The Natural History of Asymptomatic Ventricular Pre-Excitation. A Long-Term Prospective Follow-Up Study of 184 Asymptomatic Children

Vincenzo Santinelli, Andrea Radinovic, Francesco Manguso, Gabriele Vicedomini, Simone Gulletta, Gabriele Paglino, Patrizio Mazzone, Giuseppe Ciconte, Stefania Sacchi, Simone Sala, Carlo Pappone

Research output: Contribution to journalArticlepeer-review

Abstract

Objectives: The aim of this study was to describe the natural history of asymptomatic ventricular pre-excitation in children and to determine predictors of potentially life-threatening arrhythmic events. Background: Sudden death can be the first clinical manifestation in asymptomatic children with ventricular pre-excitation, but reduction of its incidence by prophylactic ablation requires the identification of subjects at high risk. Methods: Between 1995 and 2005 we prospectively collected clinical and electrophysiologic data from 184 children (66% male; median age 10 years; range 8 to 12 years) with asymptomatic ventricular pre-excitation on the electrocardiogram. After electrophysiologic testing, subjects were followed as outpatients taking no medications. The primary end point of the study was the occurrence of arrhythmic events. Predictors of potentially life-threatening arrhythmias were analyzed. Results: Over a median follow-up of 57 months (min/max 32/90 months) after electrophysiologic testing, 133 children (mean age 10 years; range 8 to 12 years) did not experience arrhythmic events, remaining totally asymptomatic, while 51 children had within 20 months (min/max 8/60 months) a first arrhythmic event, which was potentially life-threatening in 19 of them (mean age 10 years; range 10 to 14 years). Life-threatening tachyarrhythmias resulted in cardiac arrest (3 patients), syncope (3 patients), atypical symptoms (8 patients), or minimal symptoms (5 patients). Univariate analysis identified tachyarrhythmia inducibility (p <0.001), anterograde refractory period of accessory pathways (APERP) ≤240 ms (p <0.001), and multiple accessory pathways (p <0.001) as risk factors for potentially life-threatening arrhythmic events. Independent predictors by multivariate analysis were APERP (p = 0.001) and multiple accessory pathway (p = 0.001). Conclusions: These findings are potentially relevant in terms of early identification of high-risk asymptomatic children with ventricular pre-excitation. Subjects with short APERPs and multiple pathways are at higher risk of developing life-threatening arrhythmic events and are the best candidates for prophylactic ablation.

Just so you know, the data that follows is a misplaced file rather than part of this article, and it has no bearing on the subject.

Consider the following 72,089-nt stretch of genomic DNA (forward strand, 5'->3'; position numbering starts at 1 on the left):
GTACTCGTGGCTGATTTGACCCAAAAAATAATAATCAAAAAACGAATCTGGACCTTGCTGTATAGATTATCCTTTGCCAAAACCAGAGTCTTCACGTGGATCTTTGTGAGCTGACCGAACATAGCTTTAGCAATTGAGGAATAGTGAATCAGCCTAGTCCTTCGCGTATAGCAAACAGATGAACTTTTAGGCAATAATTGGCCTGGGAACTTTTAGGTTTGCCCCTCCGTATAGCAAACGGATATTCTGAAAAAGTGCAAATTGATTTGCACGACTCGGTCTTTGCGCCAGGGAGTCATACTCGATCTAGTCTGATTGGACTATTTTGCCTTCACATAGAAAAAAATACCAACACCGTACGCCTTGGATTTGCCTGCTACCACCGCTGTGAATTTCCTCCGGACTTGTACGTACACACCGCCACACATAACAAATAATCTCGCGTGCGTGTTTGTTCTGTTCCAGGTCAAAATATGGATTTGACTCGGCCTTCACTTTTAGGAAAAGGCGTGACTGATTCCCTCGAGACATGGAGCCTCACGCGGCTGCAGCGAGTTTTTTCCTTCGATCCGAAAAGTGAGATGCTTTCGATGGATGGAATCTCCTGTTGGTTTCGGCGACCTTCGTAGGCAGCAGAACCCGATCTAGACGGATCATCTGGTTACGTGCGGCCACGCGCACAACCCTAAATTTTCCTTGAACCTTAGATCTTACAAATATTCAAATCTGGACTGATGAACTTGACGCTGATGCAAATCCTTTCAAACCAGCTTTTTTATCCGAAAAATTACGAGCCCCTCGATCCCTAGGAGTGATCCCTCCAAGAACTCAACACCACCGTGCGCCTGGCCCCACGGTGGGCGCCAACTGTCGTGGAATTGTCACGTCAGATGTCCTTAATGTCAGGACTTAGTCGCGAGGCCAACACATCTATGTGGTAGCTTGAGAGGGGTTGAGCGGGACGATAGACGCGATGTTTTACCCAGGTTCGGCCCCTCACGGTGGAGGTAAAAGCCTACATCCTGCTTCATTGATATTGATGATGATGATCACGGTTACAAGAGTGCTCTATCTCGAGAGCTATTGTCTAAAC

Original languageEnglish
Pages (from-to)275-280
Number of pages6
JournalJournal of the American College of Cardiology
Volume53
Issue number3
DOIs
Publication statusPublished - Jan 20 2009

Keywords

  • catheter ablation
  • sudden death
  • syncope
  • Wolff-Parkinson-White syndrome

ASJC Scopus subject areas

  • Cardiology and Cardiovascular Medicine

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